SCRIBBLES: Like “Survival“, I think this is an episode that leaves a lovely but low-key first impression and then sticks with you, gets under your skin, grows on you with the power of its themes and its imagery. My hope is, this will be remembered like “Vincent and the Doctor,” which I feel is probably the closest new series equivalent. A sleeper hit. I loved it from the off, of course. It’s evocative and wonderful and connects with me with awe and emotion, the way the best Doctor Who does. It’s the most the show has held me in its palm for every moment of the episode since “Extremis,” and I really am glad it’s adding its wonder to series 10 after a slightly rough and disillusioning patch. This has been a strong run, really, despite a couple rough patches. And, heck, looking back at series 9, which is beloved now, it had a fair few rough patches along the way, probably more prominent than this year’s. I look forward to revisiting this run of episodes, and this one most of all, up there with “Thin Ice” and “Extremis.” This is the kind of episode that just captures why I love Doctor Who and what I want the show to be.
TIBERE: Oh, it absolutely is a strong run. A wonderfully cohesive one, too – there’s a real identity to this series, and the themes are always present and always incredibly tight, even when the stories themselves are a bit lacklustre. Which they haven’t really been – “Lie of the Land” is a mess and “Knock Knock” could not exist and leave as much of an impact, but as you very justly said, at this point, series 9 had just as many wobbly episodes (“Before the Flood” is just bad, and “The Magician’s Apprentice”, the Zygon two-parter and “Sleep No More” are all various shades of messy). Even “The Woman who Lived”, which is a pretty fantastic story, has some major plotting issues.
SCRIBBLES: I was thinking the lake two-parter and the slightly wonky but loveable Woman Who Lived, myself. Though, of course, the Zygon story is tremendously divisive, but it’s the kind of divisive I think this show does sometimes need, even while I don’t love it all. And compare series 10, all we’ve got is a slightly undercooked one and a big arc piece that drops the ball, which I think comes down to much the same. That’s nothing unusual for Doctor Who. And when it’s hitting highs, rough patches can be forgiven. This week was a high, for me at least, and I think for all of us here today writing this. And all signs say what’s to come in the next two weeks will be, too. If it hits the finale as well as series 9 did, I think this series could go down as a great one. Not long now to see.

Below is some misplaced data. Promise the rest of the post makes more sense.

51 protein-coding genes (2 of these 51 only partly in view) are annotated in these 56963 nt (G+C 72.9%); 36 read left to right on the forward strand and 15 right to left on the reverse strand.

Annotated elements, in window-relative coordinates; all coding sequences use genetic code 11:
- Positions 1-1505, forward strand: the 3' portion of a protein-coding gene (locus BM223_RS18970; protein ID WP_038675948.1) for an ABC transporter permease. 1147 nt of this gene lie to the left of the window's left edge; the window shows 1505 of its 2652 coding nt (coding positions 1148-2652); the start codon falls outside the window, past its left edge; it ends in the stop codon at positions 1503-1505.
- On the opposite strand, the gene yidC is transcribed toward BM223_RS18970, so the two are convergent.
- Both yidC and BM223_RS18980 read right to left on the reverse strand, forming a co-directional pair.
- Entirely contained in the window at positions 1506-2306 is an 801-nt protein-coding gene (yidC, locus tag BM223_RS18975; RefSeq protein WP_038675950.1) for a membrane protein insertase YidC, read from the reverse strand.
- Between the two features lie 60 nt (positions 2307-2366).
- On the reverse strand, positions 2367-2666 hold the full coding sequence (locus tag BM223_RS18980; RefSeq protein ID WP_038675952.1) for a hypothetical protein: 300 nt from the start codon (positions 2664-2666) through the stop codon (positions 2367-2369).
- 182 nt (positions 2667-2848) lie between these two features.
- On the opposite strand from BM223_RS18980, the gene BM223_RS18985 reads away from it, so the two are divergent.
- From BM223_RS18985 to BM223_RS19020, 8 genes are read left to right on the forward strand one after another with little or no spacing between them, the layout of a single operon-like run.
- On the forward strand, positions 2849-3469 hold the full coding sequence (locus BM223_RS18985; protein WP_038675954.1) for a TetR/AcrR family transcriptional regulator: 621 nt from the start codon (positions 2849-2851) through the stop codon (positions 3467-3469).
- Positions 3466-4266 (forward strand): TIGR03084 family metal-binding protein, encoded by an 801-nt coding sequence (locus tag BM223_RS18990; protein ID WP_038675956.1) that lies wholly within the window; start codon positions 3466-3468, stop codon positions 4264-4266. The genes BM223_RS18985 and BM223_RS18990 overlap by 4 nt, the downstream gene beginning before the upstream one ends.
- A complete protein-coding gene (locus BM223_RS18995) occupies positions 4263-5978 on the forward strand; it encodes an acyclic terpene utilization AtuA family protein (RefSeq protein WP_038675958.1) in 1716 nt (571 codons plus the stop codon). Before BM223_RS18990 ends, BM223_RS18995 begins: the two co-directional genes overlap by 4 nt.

TIBERE: Really, it’s part of the contract when you’re a Who fan. There is going to be bad stories, or at least slightly underwhelming ones, in every single series – that’s just fact, that’s how the show rolls. It’s easy to lose sight of that fact when you’re onboard the hype train and heading right into the series (and I do that too, guilty as charged), admittedly, but it remains true.
SCARVES: I feel like it’s worth pointing out that “The Zygon Inversion” is frequently cited as one of New Who’s high points, in spite of the fair criticisms of it that also exist, as is “The Magician’s Apprentice/ The Witch’s Familiar” – rough patches in a season are incredibly subjective, and for much of fandom (myself included), series nine is very low on said rough points. But overall, I’d say the same for series ten – after a brief wobble in the middle, it seems to be back on course in a genuinely encouraging way.
TIBERE: I still don’t get the love for “The Zygon Inversion” and its oh so questionable politics … But anyway. “The Eaters of Light”. Well … This was sublime. Just, properly, straight-up sublime. I’d have a hard time arguing it’s better than some of the big episodes of the series and a half that came before it, but I’m still considering it my favourite story since 2014. It engages with this sort of wild, crazy lyricism that only Who can really bring – that abstract poetry that’s at the core of episodes like “Gridlock” or “Listen”; that thing that made me fall in love with the show in the first place. So maybe it’s a flawed episode. Maybe the pacing is not perfect (I wouldn’t call it bad, but it’s a tad weird, with a plot that move pretty fast but individual scenes that feel very slow). Maybe it doesn’t have the structural perfection of some other scripts. But I don’t care – there are scripts that just remind you why you love Who, and television, so much. This is one, and, watching it at a pretty low point for me, I felt so, so very good for a while. It was a priceless experience: watching it, I think I genuinely heard that music they were talking about for a moment.